Headless Eyes (1971)

Directed by Kent Bateman
Wizard Video VHS

I never met a Bateman I didn’t like.

In 1970, a remote attic was tapped for a meeting of utmost secrecy. The space was damp, musty, and crawling with spiders. A single candle burned. At a table, a group of bewildered, yet familiar faces engaged in small talk. Glasses of sherry stood at their sides. There was H.G. Lewis. Ray Dennis Steckler. Leonard Kirtman. The Baptista brothers of Os Mutantes. Jerry Cole of Jerry Cole And His Spacemen. The only common denominator was their host — the man who had summoned these outsider legends together, in one place, and at one time, for a landmark collaboration in trash Cinéma Vérité.

His name was Kent Bateman. Father of Justine. Father of Jason. Father of Headless Eyes. Clearly, a true humanitarian.

Headless Eyes was not conceived in the fashion described above, but writer-director Batemen could’ve fooled me. A week-in-the-life downer with Arthur (Bo Brundin), a one-eyed artiste and his obsession with plucking out women’s eyeballs, Headless Eyes is a thunderstorm of diluted drugs and cold sweat. There are filthy bathtubs, dirtier fingernails, strange emotional bends, and frozen eyeballs in Tupperware containers. Can I interest you in a glass of sherry?

Ugly, frantic, and experimental, this film is not concerned with explaining itself. Instead, it makes a 78 minute beeline for feverish, psychedelic grit. But rather than bad-tripping towards audience alienation ala Psyched By The 4-D Witch, Headless Eyes retains a strong sense of energy and concentration. It’s H.G. Lewis with a bit of style; late-period Steckler with an editor; Leonard Kirtman’s Carnival Of Blood in a vengeful mood; all sewn up with the most expressive psych-surf-mess of a soundtrack ever to be spooled through a vintage magnetic tape machine.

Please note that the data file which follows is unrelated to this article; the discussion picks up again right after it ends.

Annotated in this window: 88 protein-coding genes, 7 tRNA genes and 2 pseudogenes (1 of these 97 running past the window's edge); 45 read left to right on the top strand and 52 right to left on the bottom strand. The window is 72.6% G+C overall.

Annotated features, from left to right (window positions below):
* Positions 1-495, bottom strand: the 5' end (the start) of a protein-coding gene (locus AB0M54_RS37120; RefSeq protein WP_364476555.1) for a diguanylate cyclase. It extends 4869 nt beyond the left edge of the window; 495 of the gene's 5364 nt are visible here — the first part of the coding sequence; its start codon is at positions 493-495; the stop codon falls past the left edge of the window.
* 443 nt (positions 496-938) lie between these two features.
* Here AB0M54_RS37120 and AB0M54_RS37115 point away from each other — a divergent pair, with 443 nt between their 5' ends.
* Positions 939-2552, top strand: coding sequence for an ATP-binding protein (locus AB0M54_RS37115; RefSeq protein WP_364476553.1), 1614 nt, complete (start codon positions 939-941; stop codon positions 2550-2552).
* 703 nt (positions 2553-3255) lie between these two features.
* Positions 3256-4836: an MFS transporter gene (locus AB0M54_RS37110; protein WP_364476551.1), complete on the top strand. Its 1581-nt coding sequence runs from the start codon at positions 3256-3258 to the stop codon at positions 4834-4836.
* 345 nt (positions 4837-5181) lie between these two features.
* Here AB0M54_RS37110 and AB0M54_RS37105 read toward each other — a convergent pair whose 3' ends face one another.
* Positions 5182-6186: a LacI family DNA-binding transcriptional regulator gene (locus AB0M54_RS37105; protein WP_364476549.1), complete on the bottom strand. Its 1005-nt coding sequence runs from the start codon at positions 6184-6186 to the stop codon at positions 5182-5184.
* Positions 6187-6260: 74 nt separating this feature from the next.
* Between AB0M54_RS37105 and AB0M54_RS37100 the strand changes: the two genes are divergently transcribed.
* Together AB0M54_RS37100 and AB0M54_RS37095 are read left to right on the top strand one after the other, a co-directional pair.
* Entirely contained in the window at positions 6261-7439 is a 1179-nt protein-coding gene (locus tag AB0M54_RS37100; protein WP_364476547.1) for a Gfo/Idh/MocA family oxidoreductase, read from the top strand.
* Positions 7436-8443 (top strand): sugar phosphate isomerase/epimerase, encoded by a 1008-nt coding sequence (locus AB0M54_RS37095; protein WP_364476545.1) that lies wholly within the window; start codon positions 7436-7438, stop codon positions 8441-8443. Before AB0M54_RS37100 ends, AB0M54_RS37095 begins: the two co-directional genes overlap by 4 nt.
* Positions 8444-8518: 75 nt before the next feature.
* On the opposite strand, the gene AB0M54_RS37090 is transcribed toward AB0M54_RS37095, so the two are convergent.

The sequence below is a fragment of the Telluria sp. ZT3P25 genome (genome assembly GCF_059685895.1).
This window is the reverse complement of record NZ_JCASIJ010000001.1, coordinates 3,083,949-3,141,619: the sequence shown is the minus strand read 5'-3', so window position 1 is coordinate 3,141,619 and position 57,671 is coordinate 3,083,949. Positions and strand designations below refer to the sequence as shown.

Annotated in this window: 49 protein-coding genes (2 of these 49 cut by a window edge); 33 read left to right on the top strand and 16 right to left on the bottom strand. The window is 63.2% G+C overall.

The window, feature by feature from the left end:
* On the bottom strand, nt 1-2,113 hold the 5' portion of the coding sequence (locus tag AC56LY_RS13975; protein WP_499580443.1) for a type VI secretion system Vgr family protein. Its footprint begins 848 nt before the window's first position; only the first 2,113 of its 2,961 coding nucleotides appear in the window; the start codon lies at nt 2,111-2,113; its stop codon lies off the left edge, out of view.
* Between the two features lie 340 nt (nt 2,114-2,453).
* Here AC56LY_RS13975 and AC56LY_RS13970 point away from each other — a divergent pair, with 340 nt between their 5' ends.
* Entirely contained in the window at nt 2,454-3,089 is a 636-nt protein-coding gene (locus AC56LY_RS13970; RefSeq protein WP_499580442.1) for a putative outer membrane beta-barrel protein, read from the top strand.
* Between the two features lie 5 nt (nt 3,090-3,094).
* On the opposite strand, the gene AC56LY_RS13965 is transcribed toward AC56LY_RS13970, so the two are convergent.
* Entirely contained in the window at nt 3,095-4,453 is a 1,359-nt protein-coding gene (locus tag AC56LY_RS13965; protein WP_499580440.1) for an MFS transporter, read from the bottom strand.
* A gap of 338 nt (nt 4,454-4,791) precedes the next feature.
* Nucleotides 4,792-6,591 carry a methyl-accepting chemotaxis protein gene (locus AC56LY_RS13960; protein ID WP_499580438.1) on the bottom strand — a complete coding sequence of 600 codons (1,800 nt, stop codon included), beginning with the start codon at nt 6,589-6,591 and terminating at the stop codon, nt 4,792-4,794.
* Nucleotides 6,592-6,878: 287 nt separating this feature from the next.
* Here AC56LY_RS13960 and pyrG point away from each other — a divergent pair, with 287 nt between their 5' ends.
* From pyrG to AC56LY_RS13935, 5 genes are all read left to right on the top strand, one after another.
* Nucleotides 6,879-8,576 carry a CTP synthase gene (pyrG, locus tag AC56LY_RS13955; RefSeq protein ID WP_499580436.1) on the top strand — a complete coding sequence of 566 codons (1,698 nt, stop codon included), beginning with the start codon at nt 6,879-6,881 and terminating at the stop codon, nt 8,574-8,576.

With that, we reach an impasse. From the vérité-styled curbside news reports (“Are there any theories about what he’s doing with the eyes?”) to the disturbing violence, Headless Eyes is a brick wall of ominous assurance. It does very little wrong. Though the potency threatens to wane while Arthur spends time with an art student and obsesses over a druggie actress, the compelling photography, eccentric individuals, and sound collage experimentation assures that it never does. As for Bo Brundin’s delirious Zero Mostel meets Driller Killer performance? Let’s hope he didn’t hurt himself.

Approaching Super 8 level quality, the grainy, bright, jump-cuttin’ print was just what the doctor ordered. I watched with bells on. Please, DVD companies — just leave this one alone. It would never be the same.

It’s back! The Wizard Total Terror Test! Following the feature, five minutes of clips from Breeders, Dreamaniac, and Headless Eyes kick it out. During Dreamaniac, the narrator notes, “Only the pause button can give you a chance to recover!” I think he meant to say “fast forward”, but you never know.

Kent Bateman, you’re a good egg. Unkempt and gloomy, yet somehow radiant, the mind-bending Headless Eyes is a touchpoint for every element that makes nonconformist 70s trash-horror cinema so enduring today. As soon as “The End” rolls around, you’ll want to watch it again. Find a copy right now and do just that.